Steve Nutting is a Home Inspector and Certified Handyman Professionals (ACHP) who knows what to look for in a home inspection, With years of experience in HAVC industry Steve has the following certifications as a home inspector.
American Home Inspectors Training (AHIT) Certified
Associate member of American Society of Home Inspectors (ASHI)
InterNACHI Certified Professional Inspector (ID: NACHI18121905 )
About Home Inspections
Owning a home is a popular investment. As with any investment the buyer wants to be certain there are no problems with the home. It is also beneficial to be aware in advance of any flaws that may need to be corrected. Thus enters the profession of home inspection. Home inspectors are usually hired by the home buyer, realtor or mortgage brokers to review the home to be purchased. They are asked to do a thorough check of the indoor and outdoor condition of the home. This invaluable home check is a type of insurance for the home buyer and money lender. They gain detailed information about the quality and condition of their investment.
As the inspector reviews and takes notes, they also point out good and questionable details to the client because the client is with them during the inspection they may ask questions and get clarification about what may be done to fix problems or how to adopt better preventive maintenance. Home inspectors always prepare a report for the client and will often remind them that whatever they point out during the review.
So what does the inspector review and place in the report? Home inspection is a thorough review of a home. It requires knowledge of homes and home maintenance and repair. Usually those entering the home inspection field either have a background as a home professional, i.e. contractor, plumber, electrician, or they are already a good all around handyman, i.e. their relatives actually trust their help on home repairs! But to become a home inspector they must continue their education and round out their knowledge of the home. The areas they will investigate (and therefore must have knowledge of) include: Foundation: i.e. spotting structural defects and damage Plumbing: i.e. pipes, fixtures and corrosion Electrical: i.e. grounding, fuses and breakers Roofing: i.e. roofing materials, draining systems and detecting leaks Equipment: i.e. stoves, furnaces, and air conditioners Interior: i.e. cabinets, fire places, and doors & windows Exterior: i.e. patio, decks, driveway and walkways. The above list is only a brief review but illustrates the broad.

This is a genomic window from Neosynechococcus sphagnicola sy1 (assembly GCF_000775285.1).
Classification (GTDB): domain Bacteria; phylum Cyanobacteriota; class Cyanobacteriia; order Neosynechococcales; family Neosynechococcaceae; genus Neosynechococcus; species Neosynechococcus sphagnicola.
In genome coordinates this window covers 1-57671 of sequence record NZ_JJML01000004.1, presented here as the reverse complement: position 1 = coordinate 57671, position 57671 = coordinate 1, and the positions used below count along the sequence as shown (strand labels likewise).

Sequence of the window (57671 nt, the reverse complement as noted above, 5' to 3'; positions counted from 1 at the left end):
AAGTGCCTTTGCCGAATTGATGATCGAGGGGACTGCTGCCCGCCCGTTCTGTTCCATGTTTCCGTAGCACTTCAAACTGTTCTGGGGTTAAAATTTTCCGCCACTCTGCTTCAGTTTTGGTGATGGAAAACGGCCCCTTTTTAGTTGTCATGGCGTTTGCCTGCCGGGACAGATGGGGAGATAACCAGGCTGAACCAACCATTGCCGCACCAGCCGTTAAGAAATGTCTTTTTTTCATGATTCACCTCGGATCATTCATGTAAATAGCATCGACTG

Is an examination of the indoor-air concentrations of radiation to see what level is considered tolerable. Usually no greater then 4 picocuries per liter or 148 Bq/m3 or in some states a safe level is less then 2.0 pCi/L. However No amount of Radon is completely safe, but it cannot be totally eliminated once it is present.
Radon mitigation is a process to reduce radon gas concentrations in occupied buildings, or from water supplies. The reduction of radon in the air is accomplished through ventilation, either by collecting the air at ground level or basement level below the floor, or by increasing the air changes per hour in the building itself.
Completed Home Inspections
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